Skip to comments.Canadians with bicycles on D-Day (1944)
Posted on 02/08/2005 11:02:25 AM PST by franksolich
Okay, so I am looking at some photographs taken of D-Day, June 6, 1944, when the American, British, and Canadian armies landed in France.
Most of the photographs are the usual standard routine seen-them-before photographs, but there are a couple of them, involving the Canadians landing on "Juno" beach, where these guys, instead of coming ashore bearing weapons, are carrying bicycles.
Yes, bicycles, hundreds and hundreds of Canadians with bicycles, wading ashore under gun-fire.
The text does not explain why.
So then.....what were the Canadians doing with bicycles, and did such instruments have any effect on how the invasion went?
"Ping" for the usual suspects.
Probably for messengers to use.
It was to help them get inland as fast as possible.
"1939-1945, World War II: During World War II in Europe, bicycles were used behind the lines by both sides, especially by the Germans, and Finns. The Germans invaded Poland in 1939 using troops on bicycles being pulled by ropes attached to motor vehicles. Germans used them heavily in the conquest of Norway.
"Resistance teams used them in occupied countries much as the IRA did in Ireland. Canadian troops carried them along on D-Day. Paratroopers on both sides used them in large numbers. Japanese Paratroopers had a small-wheeled folding bike with high-rise handlebars."
Doesn't say exactly why, though.
"The BSA airborne bicycle was used in battle, but probably not as originally planned.
The plan appears to have been that the bicycles would be mass produced and make the airborne soldiers mobile once they had landed. It was better and faster than walking."
I was just about to post a link to photos from that same site:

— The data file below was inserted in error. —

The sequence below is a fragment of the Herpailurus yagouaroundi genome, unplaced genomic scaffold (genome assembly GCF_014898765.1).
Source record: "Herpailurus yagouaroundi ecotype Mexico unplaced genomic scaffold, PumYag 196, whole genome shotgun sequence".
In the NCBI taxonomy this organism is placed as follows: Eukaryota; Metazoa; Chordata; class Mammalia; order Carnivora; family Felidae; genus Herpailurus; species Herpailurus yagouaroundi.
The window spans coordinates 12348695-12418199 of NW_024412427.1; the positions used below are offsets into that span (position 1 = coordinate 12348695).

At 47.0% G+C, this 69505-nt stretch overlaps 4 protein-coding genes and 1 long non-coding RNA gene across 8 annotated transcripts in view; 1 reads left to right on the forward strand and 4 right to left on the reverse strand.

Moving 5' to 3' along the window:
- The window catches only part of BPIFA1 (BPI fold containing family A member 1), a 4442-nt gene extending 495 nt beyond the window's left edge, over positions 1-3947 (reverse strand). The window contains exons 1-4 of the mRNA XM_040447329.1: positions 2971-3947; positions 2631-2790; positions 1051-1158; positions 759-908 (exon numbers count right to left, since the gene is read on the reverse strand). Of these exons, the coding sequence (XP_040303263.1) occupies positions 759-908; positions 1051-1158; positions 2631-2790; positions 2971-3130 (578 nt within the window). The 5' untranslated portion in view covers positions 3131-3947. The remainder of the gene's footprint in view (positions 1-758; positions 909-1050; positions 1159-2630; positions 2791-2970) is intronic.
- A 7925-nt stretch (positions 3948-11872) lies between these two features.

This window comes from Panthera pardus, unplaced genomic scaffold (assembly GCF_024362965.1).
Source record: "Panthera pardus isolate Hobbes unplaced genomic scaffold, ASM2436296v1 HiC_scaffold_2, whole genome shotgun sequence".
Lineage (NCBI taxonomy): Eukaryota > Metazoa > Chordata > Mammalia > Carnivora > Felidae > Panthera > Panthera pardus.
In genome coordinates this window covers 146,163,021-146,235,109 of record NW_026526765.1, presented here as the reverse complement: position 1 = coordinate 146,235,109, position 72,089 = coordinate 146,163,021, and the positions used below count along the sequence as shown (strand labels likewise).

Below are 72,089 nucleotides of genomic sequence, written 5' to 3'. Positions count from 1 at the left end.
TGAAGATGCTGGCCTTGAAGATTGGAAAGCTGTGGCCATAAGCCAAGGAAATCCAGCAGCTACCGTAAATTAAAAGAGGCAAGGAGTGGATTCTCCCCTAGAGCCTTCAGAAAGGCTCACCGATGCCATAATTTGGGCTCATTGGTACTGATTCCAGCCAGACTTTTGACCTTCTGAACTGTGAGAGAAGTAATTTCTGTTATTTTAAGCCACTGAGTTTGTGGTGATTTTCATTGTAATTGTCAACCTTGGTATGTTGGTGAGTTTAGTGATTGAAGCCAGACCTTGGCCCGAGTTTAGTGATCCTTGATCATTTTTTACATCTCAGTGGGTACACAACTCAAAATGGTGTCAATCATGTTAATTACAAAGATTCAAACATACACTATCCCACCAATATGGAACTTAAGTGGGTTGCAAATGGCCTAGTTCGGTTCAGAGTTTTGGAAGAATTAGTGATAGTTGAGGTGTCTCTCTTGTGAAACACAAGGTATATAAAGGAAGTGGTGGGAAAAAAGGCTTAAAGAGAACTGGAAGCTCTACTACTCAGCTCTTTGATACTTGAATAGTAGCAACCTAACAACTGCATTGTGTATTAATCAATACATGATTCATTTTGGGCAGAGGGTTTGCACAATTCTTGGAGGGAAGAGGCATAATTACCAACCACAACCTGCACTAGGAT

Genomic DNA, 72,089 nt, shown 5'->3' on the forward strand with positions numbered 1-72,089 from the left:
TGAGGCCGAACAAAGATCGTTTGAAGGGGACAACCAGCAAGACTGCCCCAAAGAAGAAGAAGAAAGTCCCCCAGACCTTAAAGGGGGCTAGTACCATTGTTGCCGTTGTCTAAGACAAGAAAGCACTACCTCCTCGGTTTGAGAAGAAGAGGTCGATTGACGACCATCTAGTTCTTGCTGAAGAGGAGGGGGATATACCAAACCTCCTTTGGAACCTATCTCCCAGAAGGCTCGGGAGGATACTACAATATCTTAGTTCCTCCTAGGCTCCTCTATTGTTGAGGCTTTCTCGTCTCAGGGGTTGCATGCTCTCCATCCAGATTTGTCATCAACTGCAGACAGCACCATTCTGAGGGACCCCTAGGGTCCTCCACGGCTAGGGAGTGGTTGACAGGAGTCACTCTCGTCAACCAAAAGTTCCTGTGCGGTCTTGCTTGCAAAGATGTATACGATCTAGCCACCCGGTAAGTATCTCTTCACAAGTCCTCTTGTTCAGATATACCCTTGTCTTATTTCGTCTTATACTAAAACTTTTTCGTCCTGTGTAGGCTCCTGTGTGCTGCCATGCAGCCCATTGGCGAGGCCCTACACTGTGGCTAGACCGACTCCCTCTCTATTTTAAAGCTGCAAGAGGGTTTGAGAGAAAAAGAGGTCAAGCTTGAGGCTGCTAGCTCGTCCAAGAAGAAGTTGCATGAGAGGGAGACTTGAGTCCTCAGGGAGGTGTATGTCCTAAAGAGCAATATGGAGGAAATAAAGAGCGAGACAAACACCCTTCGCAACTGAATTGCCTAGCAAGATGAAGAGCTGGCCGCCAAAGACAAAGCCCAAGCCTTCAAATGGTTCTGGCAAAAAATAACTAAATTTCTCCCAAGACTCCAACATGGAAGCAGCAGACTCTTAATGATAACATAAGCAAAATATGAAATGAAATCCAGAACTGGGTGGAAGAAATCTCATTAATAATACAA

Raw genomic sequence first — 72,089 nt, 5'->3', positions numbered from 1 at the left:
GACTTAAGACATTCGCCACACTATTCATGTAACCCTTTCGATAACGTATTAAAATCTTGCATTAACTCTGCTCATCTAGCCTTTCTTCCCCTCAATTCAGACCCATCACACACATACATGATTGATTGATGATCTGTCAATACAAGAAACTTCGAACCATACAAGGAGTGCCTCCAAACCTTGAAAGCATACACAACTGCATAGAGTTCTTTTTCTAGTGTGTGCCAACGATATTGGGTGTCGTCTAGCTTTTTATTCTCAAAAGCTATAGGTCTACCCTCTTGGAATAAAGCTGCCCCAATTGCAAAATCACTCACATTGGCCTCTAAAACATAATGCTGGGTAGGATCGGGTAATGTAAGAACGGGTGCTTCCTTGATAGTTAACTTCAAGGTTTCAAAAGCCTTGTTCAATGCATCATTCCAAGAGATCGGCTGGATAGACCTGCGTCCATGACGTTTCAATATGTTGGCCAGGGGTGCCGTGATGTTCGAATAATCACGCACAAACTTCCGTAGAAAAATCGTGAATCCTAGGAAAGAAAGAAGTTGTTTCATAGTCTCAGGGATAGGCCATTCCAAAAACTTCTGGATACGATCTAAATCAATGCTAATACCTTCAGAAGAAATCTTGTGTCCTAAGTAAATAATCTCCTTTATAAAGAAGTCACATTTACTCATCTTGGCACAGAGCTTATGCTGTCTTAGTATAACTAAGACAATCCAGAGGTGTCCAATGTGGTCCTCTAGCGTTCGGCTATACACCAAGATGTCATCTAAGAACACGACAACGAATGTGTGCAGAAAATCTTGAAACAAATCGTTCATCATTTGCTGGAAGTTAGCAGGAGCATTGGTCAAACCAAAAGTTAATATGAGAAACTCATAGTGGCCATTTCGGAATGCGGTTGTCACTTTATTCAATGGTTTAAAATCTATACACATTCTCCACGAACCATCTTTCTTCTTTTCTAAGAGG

Well, these photographs (sorry, no scanner on this computer) show the Canadians disembarking, carrying bicycles, UNDER FIRE. It makes sense that bicycles were used for messages and communiques, but it seems odd that bicycle-carrying Canadians would be in the forefront of the invasion; it just makes more sense that they would have followed, not led, the guys with the guns.
"Ironically the greatest use of the BSA airborne bicycle in action was by British and Canadian infantry on the invasion Normandy, France (D-Day 1944 June 6) in the second wave. Some had been used on the invasion of Sicily in 1943 by Canadian infantry (Hastings and Prince Edward Regiment "Hasty Pees" re: Farley Mowat). "
Who knows... they tried a lot of nutty stuff during the war. We very nearly used bats to attack in WWII, but then we finished the nuke. http://home.nycap.rr.com/useless/batbombs/
When asked why, it was said that if he got hot, he could roll the window down.
Never heard of bicycles on D-Day; I do learn something new every day, no kidding.
Thanks for the pic, Cagey.
Right, thanks, sir, for finding that photograph, so as to prove my point Canadians did land on the beaches of Normandy carrying bicycles.
The photograph I saw in the book, though, showed them disembarking while under fire; I wonder which bureaucratic colonel decided that phase of the operation--and hope he was sacked.
Thanks all ... some amazing images here and some great links. I love the old B&W photographs.
Great quality, too, thanks to Cagey.
By the way, Cagey, how did you come across these? Is photography, or the second world war, one of your interests, and you collect these things?
I do enjoy reading about the Second World War and I really enjoy photography from that period. I just used the image search in Google to come up with those photos though, they're not mine.
Someone had started a thread here yesterday about PBS showing a film about the construction of the Alaskan Highway during the Second World War and I knew very little about it until I watched the presentation last night so that's just another of example of learning things from others at this site. Thanks for starting this thread.
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